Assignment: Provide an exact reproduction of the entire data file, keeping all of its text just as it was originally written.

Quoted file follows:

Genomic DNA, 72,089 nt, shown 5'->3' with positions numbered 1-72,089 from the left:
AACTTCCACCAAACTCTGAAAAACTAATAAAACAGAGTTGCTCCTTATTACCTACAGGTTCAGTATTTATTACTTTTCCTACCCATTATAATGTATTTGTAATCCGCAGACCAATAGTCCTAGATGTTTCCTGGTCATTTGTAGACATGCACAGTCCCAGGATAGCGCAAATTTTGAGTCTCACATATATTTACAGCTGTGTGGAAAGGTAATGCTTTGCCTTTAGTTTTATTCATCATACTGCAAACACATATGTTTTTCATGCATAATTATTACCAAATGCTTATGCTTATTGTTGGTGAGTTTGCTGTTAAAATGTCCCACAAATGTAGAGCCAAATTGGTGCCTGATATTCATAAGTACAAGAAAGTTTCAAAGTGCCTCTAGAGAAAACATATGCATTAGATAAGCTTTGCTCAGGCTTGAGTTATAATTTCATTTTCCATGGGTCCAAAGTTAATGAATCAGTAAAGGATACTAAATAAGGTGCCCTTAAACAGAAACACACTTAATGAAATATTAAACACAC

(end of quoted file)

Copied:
Genomic DNA, 72,089 nt, shown 5'->3' with positions numbered 1-72,089 from the left:
AACTTCCACCAAACTCTGAAAAACTAATAAAACAGAGTTGCTCCTTATTACCTACAGGTTCAGTATTTATTACTTTTCCTACCCATTATAATGTATTTGTAATCCGCAGACCAATAGTCCTAGATGTTTCCTGGTCATTTGTAGACATGCACAGTCCCAGGATAGCGCAAATTTTGAGTCTCACATATATTTACAGCTGTGTGGAAAGGTAATGCTTTGCCTTTAGTTTTATTCATCATACTGCAAACACATATGTTTTTCATGCATAATTATTACCAAATGCTTATGCTTATTGTTGGTGAGTTTGCTGTTAAAATGTCCCACAAATGTAGAGCCAAATTGGTGCCTGATATTCATAAGTACAAGAAAGTTTCAAAGTGCCTCTAGAGAAAACATATGCATTAGATAAGCTTTGCTCAGGCTTGAGTTATAATTTCATTTTCCATGGGTCCAAAGTTAATGAATCAGTAAAGGATACTAAATAAGGTGCCCTTAAACAGAAACACACTTAATGAAATATTAAACACAC